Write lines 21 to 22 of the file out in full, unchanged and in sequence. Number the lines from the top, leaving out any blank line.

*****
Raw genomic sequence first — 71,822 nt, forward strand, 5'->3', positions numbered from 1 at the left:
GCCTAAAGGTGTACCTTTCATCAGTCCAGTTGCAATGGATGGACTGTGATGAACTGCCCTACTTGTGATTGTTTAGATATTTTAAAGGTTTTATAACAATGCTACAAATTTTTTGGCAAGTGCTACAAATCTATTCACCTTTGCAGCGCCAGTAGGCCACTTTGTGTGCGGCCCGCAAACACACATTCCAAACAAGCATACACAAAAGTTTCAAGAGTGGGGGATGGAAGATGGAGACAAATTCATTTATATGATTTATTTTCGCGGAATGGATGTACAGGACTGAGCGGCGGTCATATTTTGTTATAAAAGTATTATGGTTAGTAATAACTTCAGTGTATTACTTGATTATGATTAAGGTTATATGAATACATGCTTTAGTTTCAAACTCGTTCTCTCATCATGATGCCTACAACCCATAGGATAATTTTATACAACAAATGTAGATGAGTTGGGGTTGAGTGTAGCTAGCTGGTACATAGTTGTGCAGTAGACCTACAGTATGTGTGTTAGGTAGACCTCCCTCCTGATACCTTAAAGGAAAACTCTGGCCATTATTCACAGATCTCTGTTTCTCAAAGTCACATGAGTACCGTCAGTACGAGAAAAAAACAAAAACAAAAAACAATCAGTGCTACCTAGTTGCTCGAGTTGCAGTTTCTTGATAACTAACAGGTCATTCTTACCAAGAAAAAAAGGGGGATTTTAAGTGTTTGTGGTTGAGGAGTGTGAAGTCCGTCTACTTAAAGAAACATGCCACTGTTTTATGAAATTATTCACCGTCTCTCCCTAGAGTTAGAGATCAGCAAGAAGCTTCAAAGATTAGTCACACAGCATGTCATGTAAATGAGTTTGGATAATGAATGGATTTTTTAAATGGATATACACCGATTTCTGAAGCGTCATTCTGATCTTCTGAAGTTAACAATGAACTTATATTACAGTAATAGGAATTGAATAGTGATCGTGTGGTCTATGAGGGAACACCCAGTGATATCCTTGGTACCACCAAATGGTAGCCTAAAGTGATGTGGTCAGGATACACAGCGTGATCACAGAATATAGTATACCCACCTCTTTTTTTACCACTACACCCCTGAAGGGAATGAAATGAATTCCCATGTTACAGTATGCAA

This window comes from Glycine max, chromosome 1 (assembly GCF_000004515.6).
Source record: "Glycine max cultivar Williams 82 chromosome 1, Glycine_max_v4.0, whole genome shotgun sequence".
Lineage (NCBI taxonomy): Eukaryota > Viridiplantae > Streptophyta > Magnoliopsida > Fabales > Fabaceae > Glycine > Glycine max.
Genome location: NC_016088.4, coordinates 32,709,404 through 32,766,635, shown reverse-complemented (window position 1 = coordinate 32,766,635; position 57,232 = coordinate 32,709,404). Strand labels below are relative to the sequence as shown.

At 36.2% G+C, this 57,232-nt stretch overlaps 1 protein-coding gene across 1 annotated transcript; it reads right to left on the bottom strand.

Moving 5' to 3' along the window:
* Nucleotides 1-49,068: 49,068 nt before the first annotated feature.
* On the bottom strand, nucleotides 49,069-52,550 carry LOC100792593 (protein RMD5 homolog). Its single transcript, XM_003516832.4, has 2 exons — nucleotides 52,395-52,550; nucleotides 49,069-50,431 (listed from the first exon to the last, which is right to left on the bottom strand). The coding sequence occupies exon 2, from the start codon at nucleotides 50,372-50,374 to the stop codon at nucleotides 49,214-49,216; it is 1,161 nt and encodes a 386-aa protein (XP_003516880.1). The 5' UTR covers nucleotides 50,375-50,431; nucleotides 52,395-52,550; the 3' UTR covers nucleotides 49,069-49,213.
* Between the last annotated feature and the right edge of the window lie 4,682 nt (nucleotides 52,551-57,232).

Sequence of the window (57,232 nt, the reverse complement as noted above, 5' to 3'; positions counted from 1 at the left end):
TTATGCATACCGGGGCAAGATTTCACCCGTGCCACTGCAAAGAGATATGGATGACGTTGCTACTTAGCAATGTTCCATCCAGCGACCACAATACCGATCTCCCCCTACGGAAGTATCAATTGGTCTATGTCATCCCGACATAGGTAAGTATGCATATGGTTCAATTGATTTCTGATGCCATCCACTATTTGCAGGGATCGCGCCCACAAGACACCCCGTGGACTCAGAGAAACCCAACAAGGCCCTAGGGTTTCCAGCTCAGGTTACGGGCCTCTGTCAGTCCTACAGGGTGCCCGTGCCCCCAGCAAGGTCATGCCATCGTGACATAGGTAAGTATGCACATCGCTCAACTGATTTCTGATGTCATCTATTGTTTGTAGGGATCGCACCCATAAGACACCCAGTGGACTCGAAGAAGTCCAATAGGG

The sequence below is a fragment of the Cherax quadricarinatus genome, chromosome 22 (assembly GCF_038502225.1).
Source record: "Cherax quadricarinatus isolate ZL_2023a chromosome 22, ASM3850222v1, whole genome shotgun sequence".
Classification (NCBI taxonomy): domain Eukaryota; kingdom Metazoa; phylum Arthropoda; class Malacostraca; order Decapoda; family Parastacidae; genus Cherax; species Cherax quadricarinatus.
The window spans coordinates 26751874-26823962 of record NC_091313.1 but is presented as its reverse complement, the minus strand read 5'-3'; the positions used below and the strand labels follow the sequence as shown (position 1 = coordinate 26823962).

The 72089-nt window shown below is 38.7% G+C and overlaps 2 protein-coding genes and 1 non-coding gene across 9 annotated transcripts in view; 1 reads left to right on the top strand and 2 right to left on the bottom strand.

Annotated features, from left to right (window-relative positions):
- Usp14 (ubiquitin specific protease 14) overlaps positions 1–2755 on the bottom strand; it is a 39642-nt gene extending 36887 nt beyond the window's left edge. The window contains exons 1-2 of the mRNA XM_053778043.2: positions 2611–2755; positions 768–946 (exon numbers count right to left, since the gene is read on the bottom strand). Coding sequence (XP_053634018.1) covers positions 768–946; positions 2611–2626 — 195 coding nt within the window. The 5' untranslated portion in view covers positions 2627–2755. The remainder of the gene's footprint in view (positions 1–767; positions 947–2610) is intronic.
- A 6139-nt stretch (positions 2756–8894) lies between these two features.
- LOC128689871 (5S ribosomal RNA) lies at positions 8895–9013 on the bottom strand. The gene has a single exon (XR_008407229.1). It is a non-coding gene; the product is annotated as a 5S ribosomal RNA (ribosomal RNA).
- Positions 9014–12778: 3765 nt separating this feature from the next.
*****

- A 6139-nt stretch (positions 2756–8894) lies between these two features.
- LOC128689871 (5S ribosomal RNA) lies at positions 8895–9013 on the bottom strand. The gene has a single exon (XR_008407229.1). It is a non-coding gene; the product is annotated as a 5S ribosomal RNA (ribosomal RNA).